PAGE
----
Despite leading out of the mothership in ABC's Thursday 9 p.m. slot, the "Grey's" spinoff "Station 19" has put together an underwhelming freshman outing, averaging just 5.47 million live-same-day viewers and a 1.0 in the demo. Since assuming its time slot on March 29, the firehouse drama has squandered 41 percent of "Grey's" advertiser-coveted deliveries, while doing fairly little to make anyone forget former occupant "Scandal."
If "Station 19" has been a disappointment, it can still hold its head high in a room crowded with other recent Shondaland efforts. Fellow newcomer "For the People" is eking out just 2.81 million viewers and a 0.7 in the demo in the ghost town that is ABC's Tuesday 10 p.m. slot, deliveries that only look healthy in comparison to last summer's anemic "Star-Crossed," which after being remanded to the limbo of July Saturdays, closed out its short run with an average draw of just 1.36 million viewers and a 0.3 rating.
Then there was "The Catch," which for two seasons running drew a negligible 0.7 rating in the Thursday "How to Get Away with Murder" slot. (Although, to be fair, like many Shondaland titles, "The Catch" over-indexed in delayed commercial deliveries, averaging a 1.3 in C3.) Speaking of "Murder," three seasons after the Viola Davis legal drama set the world on fire with an average draw of a 3.0 in the demo, the fifth show in the Shondaland stable limped off the 2017-18 schedule with a 0.9 rating—two-tenths of a point behind what the studio's "Scandal" scared up in this, its final season.
As much as Rhimes' departure will necessarily change the face of ABC's Thursday nights, the move doesn't spell disaster for the network. Speaking to reporters at the Television Critics Association winter press tour, ABC Entertainment Group president Channing Dungey in January noted that TV obsessives once wondered if any network could survive the loss of an Aaron Spelling or J.J. Abrams. "How are [we] going to survive without Shonda Rhimes?" Dungey said. "The great thing is there's always new talent that emerges. This will give them the opportunity to step into the spotlight."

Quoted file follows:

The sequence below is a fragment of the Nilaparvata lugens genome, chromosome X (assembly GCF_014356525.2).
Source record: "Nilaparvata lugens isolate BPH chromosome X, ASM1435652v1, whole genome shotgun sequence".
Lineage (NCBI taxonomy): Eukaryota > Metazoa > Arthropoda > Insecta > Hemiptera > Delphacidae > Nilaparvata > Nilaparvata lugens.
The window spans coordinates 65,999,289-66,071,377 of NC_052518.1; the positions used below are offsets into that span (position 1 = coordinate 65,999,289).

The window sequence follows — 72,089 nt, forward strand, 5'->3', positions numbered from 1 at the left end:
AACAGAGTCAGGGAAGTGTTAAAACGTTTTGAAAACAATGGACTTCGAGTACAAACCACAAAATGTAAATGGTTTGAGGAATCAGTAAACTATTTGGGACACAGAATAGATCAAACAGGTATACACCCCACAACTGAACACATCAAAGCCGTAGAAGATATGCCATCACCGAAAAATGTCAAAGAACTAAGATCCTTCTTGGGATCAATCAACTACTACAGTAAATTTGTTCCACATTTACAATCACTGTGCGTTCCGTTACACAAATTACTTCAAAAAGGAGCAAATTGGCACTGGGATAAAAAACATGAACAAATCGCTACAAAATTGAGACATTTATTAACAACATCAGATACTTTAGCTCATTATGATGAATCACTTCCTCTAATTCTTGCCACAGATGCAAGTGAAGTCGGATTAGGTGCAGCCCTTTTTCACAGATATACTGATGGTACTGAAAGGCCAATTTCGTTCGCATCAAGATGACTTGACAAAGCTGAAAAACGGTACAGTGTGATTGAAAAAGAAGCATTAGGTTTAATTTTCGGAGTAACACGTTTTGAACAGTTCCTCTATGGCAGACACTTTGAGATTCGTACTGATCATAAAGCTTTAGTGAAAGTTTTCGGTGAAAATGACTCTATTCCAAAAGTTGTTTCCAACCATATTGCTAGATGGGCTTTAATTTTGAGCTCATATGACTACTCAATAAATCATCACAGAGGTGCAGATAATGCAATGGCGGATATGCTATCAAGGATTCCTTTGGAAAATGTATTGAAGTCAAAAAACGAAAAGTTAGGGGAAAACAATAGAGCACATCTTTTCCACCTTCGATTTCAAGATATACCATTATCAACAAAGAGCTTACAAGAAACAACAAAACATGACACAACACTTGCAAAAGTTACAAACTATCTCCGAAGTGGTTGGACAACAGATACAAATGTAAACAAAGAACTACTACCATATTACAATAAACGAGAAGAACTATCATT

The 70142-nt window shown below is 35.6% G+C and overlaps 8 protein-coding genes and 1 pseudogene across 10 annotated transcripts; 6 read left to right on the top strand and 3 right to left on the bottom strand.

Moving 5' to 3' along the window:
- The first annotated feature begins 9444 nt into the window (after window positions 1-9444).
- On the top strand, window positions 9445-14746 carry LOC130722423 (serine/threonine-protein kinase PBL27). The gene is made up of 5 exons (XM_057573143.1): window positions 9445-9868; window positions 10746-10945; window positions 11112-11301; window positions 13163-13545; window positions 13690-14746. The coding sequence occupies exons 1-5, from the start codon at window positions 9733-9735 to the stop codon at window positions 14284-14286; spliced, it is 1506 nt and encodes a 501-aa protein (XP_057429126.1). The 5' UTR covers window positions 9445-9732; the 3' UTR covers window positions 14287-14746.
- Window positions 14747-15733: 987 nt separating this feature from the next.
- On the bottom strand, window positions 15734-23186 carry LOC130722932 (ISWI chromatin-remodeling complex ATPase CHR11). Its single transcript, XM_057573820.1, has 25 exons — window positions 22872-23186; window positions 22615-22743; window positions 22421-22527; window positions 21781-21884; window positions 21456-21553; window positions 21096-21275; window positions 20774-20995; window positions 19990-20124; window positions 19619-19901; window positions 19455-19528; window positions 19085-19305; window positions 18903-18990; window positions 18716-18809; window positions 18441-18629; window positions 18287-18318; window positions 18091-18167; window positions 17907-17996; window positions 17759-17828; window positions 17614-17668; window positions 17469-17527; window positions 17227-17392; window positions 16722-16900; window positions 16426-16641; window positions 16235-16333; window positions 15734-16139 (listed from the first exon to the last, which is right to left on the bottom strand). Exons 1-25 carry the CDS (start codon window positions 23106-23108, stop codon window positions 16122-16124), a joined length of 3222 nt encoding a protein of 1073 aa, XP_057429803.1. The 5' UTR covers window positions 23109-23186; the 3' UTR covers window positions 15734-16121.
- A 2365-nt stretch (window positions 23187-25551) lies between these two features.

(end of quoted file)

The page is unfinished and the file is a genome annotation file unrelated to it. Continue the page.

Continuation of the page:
"Grey's" on April 20 was renewed for a fifteenth season. If nothing else, that's one high-impact hour Dungey needn't worry about. Looking ahead, ABC does have one final Shondaland project with an outside shot for a series pickup; based on the Channel 4 series "Cucumber" and "Banana," little has been heard about the Rhimes-produced pilot for "Adult Behavior" since she confirmed she was heading for Netflix.
Elsewhere on the ABC pilot slate are a slew of cops-and-crooks series (the straight-to-series Nathan Fillion vehicle "The Rookie" and Rachel Bilson's "Take Two" have muscled their way ahead of the still-in-contention "Staties," "The Mission" and "The Finest") and, in accordance with the current mania for reboots, revivals and spinoffs, "The Greatest American Hero," "Get Christie Love" and an untitled sequel to "The Goldbergs." The spinoff of ABC's five-year-old family comedy was ordered straight-to-series.
"The Voice," and then laryngitis
NBC is guaranteed to win its fourth seasonal ratings race in five years with an average C3 delivery of around 2.7 million adults 18 to 49. Thanks in large part to a month-long stretch that saw it play host to Super Bowl LII and the 2018 Winter Olympics, NBC is also the only broadcast network likely to finish north of a 2.0 rating in the currency while boasting year-over-year ratings gains.